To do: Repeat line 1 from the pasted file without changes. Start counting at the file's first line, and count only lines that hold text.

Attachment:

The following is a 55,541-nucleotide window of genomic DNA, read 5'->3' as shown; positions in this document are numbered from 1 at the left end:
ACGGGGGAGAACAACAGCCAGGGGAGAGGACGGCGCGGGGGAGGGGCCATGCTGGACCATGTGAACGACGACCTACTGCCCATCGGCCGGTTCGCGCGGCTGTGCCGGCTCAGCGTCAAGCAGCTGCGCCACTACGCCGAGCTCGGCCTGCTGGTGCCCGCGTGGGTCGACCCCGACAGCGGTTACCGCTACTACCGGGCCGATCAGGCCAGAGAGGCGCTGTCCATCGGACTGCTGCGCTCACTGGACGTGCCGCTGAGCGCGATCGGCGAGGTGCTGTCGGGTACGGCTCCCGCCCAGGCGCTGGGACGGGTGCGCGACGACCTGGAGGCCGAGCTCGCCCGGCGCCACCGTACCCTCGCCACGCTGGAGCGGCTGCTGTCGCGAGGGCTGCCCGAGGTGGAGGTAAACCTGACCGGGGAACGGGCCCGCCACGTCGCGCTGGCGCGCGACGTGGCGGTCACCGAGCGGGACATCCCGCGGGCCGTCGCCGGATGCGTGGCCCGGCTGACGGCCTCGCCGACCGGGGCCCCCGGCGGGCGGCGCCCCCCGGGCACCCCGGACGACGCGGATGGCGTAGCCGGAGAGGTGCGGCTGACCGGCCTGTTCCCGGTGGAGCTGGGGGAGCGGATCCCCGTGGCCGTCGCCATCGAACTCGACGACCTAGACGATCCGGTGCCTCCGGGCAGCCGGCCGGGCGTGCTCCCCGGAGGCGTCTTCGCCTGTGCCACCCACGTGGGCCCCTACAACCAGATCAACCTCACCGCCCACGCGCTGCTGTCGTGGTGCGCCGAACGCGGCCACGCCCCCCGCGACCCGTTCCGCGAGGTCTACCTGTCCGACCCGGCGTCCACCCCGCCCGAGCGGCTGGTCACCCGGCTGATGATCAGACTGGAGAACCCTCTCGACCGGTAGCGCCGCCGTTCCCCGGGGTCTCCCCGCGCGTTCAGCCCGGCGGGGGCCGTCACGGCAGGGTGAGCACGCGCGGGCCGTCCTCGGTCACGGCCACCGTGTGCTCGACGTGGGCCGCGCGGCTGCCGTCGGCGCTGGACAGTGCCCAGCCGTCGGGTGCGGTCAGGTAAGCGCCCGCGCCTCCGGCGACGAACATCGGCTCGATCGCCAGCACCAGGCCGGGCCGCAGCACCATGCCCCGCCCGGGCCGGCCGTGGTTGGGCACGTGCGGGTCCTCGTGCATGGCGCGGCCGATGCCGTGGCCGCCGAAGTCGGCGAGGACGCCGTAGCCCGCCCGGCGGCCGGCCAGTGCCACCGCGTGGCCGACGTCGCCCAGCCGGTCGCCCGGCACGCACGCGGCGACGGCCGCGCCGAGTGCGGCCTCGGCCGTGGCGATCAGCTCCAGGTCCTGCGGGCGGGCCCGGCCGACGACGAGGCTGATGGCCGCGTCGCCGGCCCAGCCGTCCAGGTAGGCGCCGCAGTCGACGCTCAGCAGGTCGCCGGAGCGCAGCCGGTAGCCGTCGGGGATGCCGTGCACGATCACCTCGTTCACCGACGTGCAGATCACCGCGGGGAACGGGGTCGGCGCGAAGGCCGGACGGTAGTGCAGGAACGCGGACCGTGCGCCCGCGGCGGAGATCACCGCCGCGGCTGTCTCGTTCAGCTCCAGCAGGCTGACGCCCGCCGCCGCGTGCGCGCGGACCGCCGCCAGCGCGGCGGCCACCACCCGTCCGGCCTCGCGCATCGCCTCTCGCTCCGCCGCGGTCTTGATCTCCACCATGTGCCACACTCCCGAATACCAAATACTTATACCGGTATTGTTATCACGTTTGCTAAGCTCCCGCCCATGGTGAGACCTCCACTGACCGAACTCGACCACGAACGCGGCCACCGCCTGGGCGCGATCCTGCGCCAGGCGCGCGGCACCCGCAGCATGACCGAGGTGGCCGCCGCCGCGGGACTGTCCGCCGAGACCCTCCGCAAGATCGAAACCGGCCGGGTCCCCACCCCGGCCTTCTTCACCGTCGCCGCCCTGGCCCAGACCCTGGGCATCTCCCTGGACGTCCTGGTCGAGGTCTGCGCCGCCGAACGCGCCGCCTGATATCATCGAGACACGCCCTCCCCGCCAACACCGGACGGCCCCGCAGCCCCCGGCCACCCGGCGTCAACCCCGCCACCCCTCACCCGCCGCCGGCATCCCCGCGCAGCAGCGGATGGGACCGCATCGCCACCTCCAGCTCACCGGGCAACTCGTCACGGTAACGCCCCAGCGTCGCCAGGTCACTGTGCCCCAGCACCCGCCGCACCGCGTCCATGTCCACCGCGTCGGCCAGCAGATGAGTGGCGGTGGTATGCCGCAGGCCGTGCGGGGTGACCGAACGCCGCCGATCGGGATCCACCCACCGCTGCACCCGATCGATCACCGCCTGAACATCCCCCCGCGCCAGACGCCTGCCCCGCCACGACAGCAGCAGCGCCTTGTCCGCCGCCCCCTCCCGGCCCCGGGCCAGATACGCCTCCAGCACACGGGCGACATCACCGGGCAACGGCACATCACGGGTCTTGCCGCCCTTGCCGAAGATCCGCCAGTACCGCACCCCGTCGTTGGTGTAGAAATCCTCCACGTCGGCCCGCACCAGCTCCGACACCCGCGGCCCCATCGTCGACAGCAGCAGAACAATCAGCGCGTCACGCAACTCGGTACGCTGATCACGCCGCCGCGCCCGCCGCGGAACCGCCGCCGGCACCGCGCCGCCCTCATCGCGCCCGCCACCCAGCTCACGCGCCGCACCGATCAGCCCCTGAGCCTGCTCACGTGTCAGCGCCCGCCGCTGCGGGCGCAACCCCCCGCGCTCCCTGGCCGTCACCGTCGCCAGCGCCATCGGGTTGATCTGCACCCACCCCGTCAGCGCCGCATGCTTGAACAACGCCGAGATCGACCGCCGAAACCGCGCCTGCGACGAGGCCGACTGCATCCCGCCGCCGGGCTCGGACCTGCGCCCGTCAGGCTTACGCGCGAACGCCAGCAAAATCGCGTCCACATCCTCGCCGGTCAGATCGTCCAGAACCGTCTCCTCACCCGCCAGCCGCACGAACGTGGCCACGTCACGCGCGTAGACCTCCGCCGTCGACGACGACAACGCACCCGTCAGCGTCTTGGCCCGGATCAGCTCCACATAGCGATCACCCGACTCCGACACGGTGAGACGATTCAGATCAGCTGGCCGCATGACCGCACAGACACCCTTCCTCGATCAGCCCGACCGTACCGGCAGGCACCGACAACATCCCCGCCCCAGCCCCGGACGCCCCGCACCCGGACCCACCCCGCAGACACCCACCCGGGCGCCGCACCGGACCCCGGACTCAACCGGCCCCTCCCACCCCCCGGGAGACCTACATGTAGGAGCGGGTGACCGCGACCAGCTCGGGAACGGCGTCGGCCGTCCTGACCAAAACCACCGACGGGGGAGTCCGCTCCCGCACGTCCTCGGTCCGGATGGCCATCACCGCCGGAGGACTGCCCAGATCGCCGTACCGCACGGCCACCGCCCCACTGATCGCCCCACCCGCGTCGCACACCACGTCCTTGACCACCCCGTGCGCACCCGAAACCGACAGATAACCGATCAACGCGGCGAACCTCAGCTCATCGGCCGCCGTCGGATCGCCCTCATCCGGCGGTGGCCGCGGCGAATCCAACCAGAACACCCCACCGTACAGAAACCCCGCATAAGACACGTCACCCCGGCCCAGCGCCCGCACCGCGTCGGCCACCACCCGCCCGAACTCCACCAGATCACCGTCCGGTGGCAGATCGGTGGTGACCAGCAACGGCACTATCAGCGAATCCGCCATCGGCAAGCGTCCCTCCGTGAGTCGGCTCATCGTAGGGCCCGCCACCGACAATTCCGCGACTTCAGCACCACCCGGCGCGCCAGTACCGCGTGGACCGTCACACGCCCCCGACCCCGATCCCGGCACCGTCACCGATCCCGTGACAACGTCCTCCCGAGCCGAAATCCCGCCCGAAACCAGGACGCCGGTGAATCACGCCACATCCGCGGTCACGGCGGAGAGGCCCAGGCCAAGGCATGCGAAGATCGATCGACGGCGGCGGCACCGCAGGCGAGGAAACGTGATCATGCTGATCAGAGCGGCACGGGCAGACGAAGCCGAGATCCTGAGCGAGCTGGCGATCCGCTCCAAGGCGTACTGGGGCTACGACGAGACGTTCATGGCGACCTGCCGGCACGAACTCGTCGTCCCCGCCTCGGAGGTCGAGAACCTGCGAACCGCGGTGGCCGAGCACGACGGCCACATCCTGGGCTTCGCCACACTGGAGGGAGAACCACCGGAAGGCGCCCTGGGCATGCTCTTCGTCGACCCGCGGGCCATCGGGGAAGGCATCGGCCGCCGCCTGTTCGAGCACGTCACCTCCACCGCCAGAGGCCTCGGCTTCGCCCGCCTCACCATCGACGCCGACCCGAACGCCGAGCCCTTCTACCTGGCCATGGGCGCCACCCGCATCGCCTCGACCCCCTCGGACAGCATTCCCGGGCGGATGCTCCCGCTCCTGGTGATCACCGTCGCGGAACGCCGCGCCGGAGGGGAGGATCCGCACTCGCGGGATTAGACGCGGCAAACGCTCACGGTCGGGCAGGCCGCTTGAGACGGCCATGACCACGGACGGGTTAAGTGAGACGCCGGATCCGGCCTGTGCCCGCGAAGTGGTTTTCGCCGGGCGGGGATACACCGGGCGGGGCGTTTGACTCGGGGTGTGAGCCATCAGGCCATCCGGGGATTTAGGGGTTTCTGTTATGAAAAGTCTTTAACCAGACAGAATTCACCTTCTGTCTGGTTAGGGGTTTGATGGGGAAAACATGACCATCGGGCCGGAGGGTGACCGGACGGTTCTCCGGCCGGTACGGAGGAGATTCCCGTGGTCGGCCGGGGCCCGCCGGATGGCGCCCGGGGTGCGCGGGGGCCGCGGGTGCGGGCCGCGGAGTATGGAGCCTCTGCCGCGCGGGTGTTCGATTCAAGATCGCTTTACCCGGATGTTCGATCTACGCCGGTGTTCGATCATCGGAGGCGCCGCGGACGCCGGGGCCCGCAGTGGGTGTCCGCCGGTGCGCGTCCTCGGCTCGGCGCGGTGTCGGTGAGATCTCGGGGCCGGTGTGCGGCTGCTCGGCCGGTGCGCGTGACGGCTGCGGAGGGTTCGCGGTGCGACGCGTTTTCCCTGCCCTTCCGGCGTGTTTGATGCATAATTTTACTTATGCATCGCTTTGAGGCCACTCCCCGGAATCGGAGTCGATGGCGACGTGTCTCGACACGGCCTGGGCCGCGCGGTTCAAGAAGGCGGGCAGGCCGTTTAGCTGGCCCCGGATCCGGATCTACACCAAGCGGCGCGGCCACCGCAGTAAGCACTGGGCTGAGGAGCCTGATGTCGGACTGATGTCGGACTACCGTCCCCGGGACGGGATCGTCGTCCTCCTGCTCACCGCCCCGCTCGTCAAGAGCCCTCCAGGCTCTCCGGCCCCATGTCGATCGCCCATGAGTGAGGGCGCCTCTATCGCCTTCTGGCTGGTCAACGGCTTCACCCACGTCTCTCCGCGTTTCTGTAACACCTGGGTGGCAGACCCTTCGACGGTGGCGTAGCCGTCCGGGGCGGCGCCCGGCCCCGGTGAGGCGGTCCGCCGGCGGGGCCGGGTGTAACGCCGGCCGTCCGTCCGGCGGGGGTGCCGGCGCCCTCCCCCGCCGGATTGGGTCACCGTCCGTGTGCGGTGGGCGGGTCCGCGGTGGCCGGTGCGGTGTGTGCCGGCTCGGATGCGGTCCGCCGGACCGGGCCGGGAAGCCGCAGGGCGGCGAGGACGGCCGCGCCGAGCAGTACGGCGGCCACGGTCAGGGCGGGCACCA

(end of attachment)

The following is a 55,541-nucleotide window of genomic DNA, read 5'->3' as shown; positions in this document are numbered from 1 at the left end: